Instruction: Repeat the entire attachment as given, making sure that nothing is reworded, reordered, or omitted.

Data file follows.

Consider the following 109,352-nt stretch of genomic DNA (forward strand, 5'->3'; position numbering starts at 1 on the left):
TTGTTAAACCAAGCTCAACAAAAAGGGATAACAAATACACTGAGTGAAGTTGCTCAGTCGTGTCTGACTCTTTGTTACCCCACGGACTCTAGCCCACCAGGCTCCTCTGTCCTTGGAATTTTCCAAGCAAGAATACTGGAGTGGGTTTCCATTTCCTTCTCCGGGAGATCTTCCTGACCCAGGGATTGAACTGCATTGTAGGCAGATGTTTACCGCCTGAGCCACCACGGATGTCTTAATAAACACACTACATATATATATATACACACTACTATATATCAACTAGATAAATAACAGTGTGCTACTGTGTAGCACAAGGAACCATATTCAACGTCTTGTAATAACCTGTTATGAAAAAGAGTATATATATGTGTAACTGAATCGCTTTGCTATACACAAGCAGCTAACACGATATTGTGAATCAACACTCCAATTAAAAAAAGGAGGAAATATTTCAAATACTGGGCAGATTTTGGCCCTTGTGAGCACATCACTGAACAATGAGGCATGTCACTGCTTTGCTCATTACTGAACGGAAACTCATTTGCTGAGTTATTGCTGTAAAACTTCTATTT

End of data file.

Consider the following 109,352-nt stretch of genomic DNA (forward strand, 5'->3'; position numbering starts at 1 on the left):
TTGTTAAACCAAGCTCAACAAAAAGGGATAACAAATACACTGAGTGAAGTTGCTCAGTCGTGTCTGACTCTTTGTTACCCCACGGACTCTAGCCCACCAGGCTCCTCTGTCCTTGGAATTTTCCAAGCAAGAATACTGGAGTGGGTTTCCATTTCCTTCTCCGGGAGATCTTCCTGACCCAGGGATTGAACTGCATTGTAGGCAGATGTTTACCGCCTGAGCCACCACGGATGTCTTAATAAACACACTACATATATATATATACACACTACTATATATCAACTAGATAAATAACAGTGTGCTACTGTGTAGCACAAGGAACCATATTCAACGTCTTGTAATAACCTGTTATGAAAAAGAGTATATATATGTGTAACTGAATCGCTTTGCTATACACAAGCAGCTAACACGATATTGTGAATCAACACTCCAATTAAAAAAAGGAGGAAATATTTCAAATACTGGGCAGATTTTGGCCCTTGTGAGCACATCACTGAACAATGAGGCATGTCACTGCTTTGCTCATTACTGAACGGAAACTCATTTGCTGAGTTATTGCTGTAAAACTTCTATTT